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If you plan on renovating your New York City condo or co-op, you will typically need to sign an alteration agreement in order to do the work. This document is a contract spelling out the board's requirements—and an acknowledgment that your renovation will affect not just you, but also your neighbors.
The paperwork may feel onerous. Toby M. Cohen, a real estate attorney at the law firm Inglesino, Webster, Wyciskala & Taylor, says co-op or condo owners often feel like there's "an asymmetric power situation" going on with the board having all the control, but he points out the paperwork is designed to prevent problems rather than create them. "It’s in everyone’s interests that everything is done properly," he says.
When do you actually sign an alteration agreement? While you might come across the alteration agreement when looking at a co-op's proprietary lease or a condo's bylaws, you usually put your signature on it when you're about to renovate.
You'll likely have an attorney look over the agreement for you if you're considering a renovation, and you'll need to know the requirements of the building, which will include: timelines for providing documents and completing work; insurance to cover liabilities; service fees and payments to the board; and lien waivers.
Timelines for documents and completed work
It's in everyone's interests to have timelines on a construction project—neither you nor your neighbors want the work dragging on. Timelines for documents, however, provide what Cohen calls a "signal" to a board's attorney about how the project is being managed. If paperwork is consistently being submitted in a timely manner, “there might be more wiggle room” when it comes to the board's flexibility, he says.
If an owner or shareholder is repeatedly unable to meet basic deadlines for providing documents, it could affect the board's confidence in the team and it may be harder to get approvals.
Take a look at what is and isn't allowed. If through-wall air-conditioning or Jacuzzi-style tubs are not permitted, think very carefully about whether they should be in your plans. Most agreements have rules on 'wet-over-dry' or the 'relocation of stack' which refers to water and waste lines. The board may ask you to change your renovation plans or accept them with modifications but keep in mind "you will still have to pay review fees and you won’t get extra time," says Cohen.
The agreement will outline restrictions for when renovation can happen, including hours of the day and even months of the year. There may also be a limit to the number of renovations that can take place at one time, which might push out your plans.
If you've ever renovated, you know there's a high probability the job will take longer than expected. You may face a penalty if this happens.
"There are usually periods for extension," says Cohen and if there aren't, it's worth negotiating for some leeway.
Insurance guidelines and policies
Insurance covers your liability so if you see a term like "umbrella insurance," that means you are being asked to make sure you are fully insured.
"You want everyone to be insured all the way up and down the line because the last thing you want is for someone to get hurt or damage to the building and not to be able to pay," says Cohen.
To that point, if the alteration agreement doesn’t require comprehensive insurance that's not something to celebrate. It might be a sign the board is not exercising the oversight it should.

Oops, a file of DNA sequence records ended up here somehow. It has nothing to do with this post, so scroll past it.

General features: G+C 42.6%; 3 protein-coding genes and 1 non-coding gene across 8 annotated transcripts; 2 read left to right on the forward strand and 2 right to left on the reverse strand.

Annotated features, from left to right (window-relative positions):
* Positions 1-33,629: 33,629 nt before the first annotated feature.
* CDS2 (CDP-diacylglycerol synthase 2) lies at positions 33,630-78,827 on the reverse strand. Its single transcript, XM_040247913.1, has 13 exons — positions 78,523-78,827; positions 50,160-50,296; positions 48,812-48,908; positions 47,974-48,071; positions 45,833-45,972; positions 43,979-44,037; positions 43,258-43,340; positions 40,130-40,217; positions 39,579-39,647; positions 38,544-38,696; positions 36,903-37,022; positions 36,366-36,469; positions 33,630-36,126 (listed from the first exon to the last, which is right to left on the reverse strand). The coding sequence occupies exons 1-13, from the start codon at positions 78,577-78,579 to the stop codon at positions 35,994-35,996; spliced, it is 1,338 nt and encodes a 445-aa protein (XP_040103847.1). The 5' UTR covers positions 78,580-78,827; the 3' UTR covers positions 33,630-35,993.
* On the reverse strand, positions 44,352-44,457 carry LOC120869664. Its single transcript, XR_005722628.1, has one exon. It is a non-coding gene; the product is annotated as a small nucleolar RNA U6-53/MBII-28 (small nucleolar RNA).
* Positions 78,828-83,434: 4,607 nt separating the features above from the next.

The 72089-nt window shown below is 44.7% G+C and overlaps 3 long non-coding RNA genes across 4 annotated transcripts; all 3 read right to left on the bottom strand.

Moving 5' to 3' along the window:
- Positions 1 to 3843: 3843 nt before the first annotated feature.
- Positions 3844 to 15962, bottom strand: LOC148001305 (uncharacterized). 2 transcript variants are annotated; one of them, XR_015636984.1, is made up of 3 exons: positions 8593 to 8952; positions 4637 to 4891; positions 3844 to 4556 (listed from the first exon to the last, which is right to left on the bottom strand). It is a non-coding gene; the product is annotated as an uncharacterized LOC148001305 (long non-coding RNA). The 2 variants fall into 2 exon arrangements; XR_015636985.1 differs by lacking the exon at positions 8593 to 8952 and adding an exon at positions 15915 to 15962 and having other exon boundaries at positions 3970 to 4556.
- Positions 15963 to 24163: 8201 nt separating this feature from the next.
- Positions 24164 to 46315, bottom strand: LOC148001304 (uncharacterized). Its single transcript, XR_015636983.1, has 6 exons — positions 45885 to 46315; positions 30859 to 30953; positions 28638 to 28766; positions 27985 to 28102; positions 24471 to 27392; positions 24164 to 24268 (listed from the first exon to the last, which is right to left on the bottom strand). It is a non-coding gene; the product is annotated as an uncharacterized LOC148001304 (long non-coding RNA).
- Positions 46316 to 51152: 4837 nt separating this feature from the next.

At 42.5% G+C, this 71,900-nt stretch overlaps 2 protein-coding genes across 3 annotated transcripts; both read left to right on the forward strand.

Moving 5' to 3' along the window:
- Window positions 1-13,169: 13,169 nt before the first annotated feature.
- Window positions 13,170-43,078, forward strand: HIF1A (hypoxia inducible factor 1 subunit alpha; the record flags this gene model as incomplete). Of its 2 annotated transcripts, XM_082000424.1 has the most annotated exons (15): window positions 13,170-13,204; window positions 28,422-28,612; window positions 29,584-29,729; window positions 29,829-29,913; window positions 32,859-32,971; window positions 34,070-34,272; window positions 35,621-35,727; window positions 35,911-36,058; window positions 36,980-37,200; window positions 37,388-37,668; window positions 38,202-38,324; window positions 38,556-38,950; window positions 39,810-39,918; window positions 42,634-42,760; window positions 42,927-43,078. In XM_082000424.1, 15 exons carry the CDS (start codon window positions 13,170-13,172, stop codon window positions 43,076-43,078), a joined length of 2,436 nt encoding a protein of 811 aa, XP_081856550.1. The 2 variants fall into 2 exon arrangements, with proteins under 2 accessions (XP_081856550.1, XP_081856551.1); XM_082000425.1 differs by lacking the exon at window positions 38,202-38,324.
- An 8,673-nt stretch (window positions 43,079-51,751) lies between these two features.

"If someone gets hurt they are going to sue everybody: the sub-contractor, the contractor, the building, the resident," says Cohen. Make sure you are insured and take notice of any exclusions. Keep in mind the agreement may also include a list of contractors you cannot work with.
Liens and lien waivers
Contractors need paying. If workers provide materials or services and are not paid, they can file a mechanic's lien that attaches to the property and they could theoretically foreclose on the building.
Your building’s alteration agreement should build in several protections against liens with language preventing the contractor from putting one on the building by making clear the work does not benefit the whole building, but just the condo owner or tenant-shareholder.
On this issue, Steve Wagner, a real estate attorney at the law firm Wagner, Berkow & Brandt (and Brick Underground sponsor) has told us previously "approvals by the board should be limited solely to an assessment of whether the plans comply with building’s rules and don’t negatively impact the building’s structure.”
Even so, the alteration agreement is between you and the board and Cohen says a subcontractor is not going to read the agreement or be interested in what he can and cannot file. "If someone has not been paid, he’s going to file a mechanics lien," says Cohen. "That's how it works in the real world."
The alteration agreement should require that you “bond” the lien within 30 days which removes the lien from the building and gives the building protection from creditors.
The preferred scenario is that payments are made without any problems and if this is the case, all the contractors who have done work in the building need to give you a lien waiver at the end of the project. "It's the equivalent of you giving indemnity", says Cohen.
Fees and board payments
When it comes to the fees and payments to the board, look out for the term "escrow." This is going to mean you'll be required to put a certain amount of money in an account overseen by a lawyer for payments made to the board.
This is a measure that protects the board but in doing so, it can also protect your relationship with the board. Cohen says it may not feel like there is an "upside for the tenant," but if you follow the terms of the escrow he says "things will go smoother."
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